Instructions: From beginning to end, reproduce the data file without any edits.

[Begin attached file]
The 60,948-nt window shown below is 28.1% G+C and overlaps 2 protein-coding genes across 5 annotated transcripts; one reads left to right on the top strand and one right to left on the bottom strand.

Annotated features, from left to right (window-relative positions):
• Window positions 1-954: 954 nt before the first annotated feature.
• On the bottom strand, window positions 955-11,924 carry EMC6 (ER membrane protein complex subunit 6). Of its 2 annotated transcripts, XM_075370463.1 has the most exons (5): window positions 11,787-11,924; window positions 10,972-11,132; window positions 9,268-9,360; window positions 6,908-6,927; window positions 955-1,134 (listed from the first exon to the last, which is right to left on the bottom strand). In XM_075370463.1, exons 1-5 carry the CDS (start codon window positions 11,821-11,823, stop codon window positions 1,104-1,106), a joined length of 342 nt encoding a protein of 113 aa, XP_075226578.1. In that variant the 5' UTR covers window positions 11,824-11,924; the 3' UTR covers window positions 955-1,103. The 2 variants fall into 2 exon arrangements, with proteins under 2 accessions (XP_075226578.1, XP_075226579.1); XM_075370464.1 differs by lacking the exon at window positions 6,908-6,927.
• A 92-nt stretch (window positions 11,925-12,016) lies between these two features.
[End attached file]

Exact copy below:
The 60,948-nt window shown below is 28.1% G+C and overlaps 2 protein-coding genes across 5 annotated transcripts; one reads left to right on the top strand and one right to left on the bottom strand.

Annotated features, from left to right (window-relative positions):
• Window positions 1-954: 954 nt before the first annotated feature.
• On the bottom strand, window positions 955-11,924 carry EMC6 (ER membrane protein complex subunit 6). Of its 2 annotated transcripts, XM_075370463.1 has the most exons (5): window positions 11,787-11,924; window positions 10,972-11,132; window positions 9,268-9,360; window positions 6,908-6,927; window positions 955-1,134 (listed from the first exon to the last, which is right to left on the bottom strand). In XM_075370463.1, exons 1-5 carry the CDS (start codon window positions 11,821-11,823, stop codon window positions 1,104-1,106), a joined length of 342 nt encoding a protein of 113 aa, XP_075226578.1. In that variant the 5' UTR covers window positions 11,824-11,924; the 3' UTR covers window positions 955-1,103. The 2 variants fall into 2 exon arrangements, with proteins under 2 accessions (XP_075226578.1, XP_075226579.1); XM_075370464.1 differs by lacking the exon at window positions 6,908-6,927.
• A 92-nt stretch (window positions 11,925-12,016) lies between these two features.